Good Day (no Sunshine though)

Today was a good day at work. Not that I have any particularly bad days at work, but after four years at the same job days aren’t always the most exciting. Today, though, felt like a good day because a) nothing went wrong, b) several small things went right, c) a couple of biggish things went right, and most importantly d) I had lots to do. I’m not happy unless I’m busy, and I’m easily distracted if things are slow, so the more work the better. Today: plenty, but no crushing deadlines or anything.


It’ll be a quiet Friday night at home, as Nellie’s not feeling well and I have a bunch of stuff to do before I leave Sunday morning. It’s been a long time since my last course, and while it’ll be nice to see everyone again, I’m not looking forward to a week of stats. The math-related whining* will start around noon on Sunday.

* I should point out that I don’t dislike math. I actually enjoy doing math (for example: at 9:36 AM next Wednesday I’ll be exactly 60% of the way through the MBA). What I dislike is the memorization of formulae just to pass an exam, which seems pointless to me since I’ll never ever have to perform this kind of analysis strictly by memory.
[tags]stats, mba[/tags]

Like sand through the hourglass java applet…

Damn you, JR. I have now wasted countless hours playing with sand. Curse you…and your little blog too.


Our movie-watching has dropped off so much lately I’ve downgraded our zip subscription to 2 films at a time (max 5 per month). If you ignore September in our movie-watching last year (where we saw 13 during the film festival) there’s a fairly clear downward trend in how many we watch per month. I suspect it’s all the good TV we’ve been watching that’s occupying our time. Still, 144 movies in a year is quite a bit.


[tags]sand, movies[/tags]

Knock Loud

It doesn’t matter times I listen to Neko Case sing certain songs, I still get chills. I could listen to her sing “Ghost Wiring” or “Furnace Room Lullaby” a hundred times (especially with Kelly Hogan singing harmony), so I’m glad they’re both on her new Live From Austin disc. If you don’t have it, get it. If you haven’t seen her perform live, see it.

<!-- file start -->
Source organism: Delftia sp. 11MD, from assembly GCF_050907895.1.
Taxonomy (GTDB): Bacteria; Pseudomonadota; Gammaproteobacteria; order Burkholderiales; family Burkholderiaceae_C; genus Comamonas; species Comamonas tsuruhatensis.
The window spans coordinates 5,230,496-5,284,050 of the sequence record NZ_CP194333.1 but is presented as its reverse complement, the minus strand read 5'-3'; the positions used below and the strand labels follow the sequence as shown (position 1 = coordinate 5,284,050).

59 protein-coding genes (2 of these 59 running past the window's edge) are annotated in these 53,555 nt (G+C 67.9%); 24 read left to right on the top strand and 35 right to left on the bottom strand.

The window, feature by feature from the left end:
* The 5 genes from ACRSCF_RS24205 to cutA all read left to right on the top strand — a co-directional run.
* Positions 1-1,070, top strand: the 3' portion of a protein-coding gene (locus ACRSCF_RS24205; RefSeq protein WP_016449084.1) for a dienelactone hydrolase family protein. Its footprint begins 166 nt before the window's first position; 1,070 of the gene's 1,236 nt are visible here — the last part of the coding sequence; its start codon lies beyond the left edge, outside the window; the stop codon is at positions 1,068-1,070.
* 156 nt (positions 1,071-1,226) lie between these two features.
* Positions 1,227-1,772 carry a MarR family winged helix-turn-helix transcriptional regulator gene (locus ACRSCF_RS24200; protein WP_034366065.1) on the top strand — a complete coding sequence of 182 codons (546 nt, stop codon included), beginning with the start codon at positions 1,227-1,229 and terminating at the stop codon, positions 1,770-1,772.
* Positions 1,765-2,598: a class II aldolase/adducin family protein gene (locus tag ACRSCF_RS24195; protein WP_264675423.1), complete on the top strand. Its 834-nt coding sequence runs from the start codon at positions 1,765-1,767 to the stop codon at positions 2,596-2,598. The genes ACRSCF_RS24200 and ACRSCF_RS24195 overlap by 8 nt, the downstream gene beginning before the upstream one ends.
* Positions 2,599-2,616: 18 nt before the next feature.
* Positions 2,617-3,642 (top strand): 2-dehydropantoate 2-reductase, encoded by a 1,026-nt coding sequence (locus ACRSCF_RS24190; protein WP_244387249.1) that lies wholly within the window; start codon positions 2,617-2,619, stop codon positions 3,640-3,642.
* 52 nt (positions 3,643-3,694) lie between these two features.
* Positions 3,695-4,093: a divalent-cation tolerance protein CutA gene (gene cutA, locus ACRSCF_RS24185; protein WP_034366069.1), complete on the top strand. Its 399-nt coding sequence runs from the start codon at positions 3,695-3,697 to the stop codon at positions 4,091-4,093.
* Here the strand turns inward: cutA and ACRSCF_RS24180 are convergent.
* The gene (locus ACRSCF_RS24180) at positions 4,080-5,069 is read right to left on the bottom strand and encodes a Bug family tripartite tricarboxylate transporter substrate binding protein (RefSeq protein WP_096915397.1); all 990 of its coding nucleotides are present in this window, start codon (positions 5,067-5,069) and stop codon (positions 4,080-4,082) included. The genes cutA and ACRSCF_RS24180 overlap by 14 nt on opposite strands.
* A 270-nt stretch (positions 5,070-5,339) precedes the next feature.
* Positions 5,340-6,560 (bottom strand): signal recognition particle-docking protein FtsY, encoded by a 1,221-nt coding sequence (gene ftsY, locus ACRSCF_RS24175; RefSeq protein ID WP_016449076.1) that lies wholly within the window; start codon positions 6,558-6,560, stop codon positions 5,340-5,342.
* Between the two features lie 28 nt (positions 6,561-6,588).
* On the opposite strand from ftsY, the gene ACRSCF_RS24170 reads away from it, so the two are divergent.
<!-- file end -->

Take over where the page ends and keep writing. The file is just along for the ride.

[tags]neko case, live from austin[/tags]

Jack LeStat

Link dump:


24 started last night, as everyone now knows. Already it’s totally predictable, and yet I’ll watch the whole season. It’s like watching sports: you watch 60 minutes for the few brief flashes of interesting, compelling action scattered throughout. It’s a marathon, not a sprint.

[tags]gdp density, france, smoking ban, the onion, 24[/tags]

The Guns Of August

I’m currently reading The Guns Of August by Barbara Tuchman, about the run-up to WWI. It’s fascinating reading — more compelling, as a back-cover blurb says, than fiction — and brilliantly written. To understand just how much of war, and so much of subsequent twentieth-century history, rests on nuances of a general’s personality or on pettiness of politicians…it’s frightening and humanizing at once.

After this I think I’ll re-read A Short History Of WWI by Jim Stokesbury (to cover the bulk of the war itself) and then Paris 1919 by Margaret MacMillan. Then I have to find a WWII equivalent of The Guns Of August; I find the buildup to war the most interesting facet.


The afore-mentioned Jim Stokesbury was my uncle; a writer and professor of history at Acadia University, husband to my father’s sister, he died over a decade ago following an car accident. I was in university at the time, barely 20 years old. As time goes by I miss him more and more.

I’d only see him once a year, usually; on Boxing Day my father’s side of the family has a reunion, at which the routine is always the same: arrive, catch up with relatives, eat a great deal, and finally play Trivial Pursuit. Jim, being a history professor and a smart man in general, was fearsome at the game; being a sharp wit, he was equally fearsome if he set his mind to teasing you. I never thought of any of my aunts or uncles as being my “favourites”, but I suppose had I he would have been one. He made several model airplanes (building them was his hobby) for me when I was younger, his beautiful house overlooking the Annapolis Valley was always fun to visit, and he was always quick with a dry quip. Even as a kid I admired his mind; most of my childhood was spent trying to be as smart as my brothers and my parents, but for one day a year I’d want desperately to be as smart as my uncle Jim.

Now, as I read The Guns Of August, written in a readable style which surely informed my uncle’s, I find myself missing him more than ever. I want to email him and trade snarky comments about Joffre, or ask him whether the hunt for the Goeben really shaped Middle Eastern events for the next 90 years. I want to see my dad open his latest book on Christmas morning. I want to beat him at Trivial Pursuit.

Now, nearly twelve years after his death, I’d settle for a dry quip.

[tags]the guns of august, paris 1919, james stokesbury[/tags]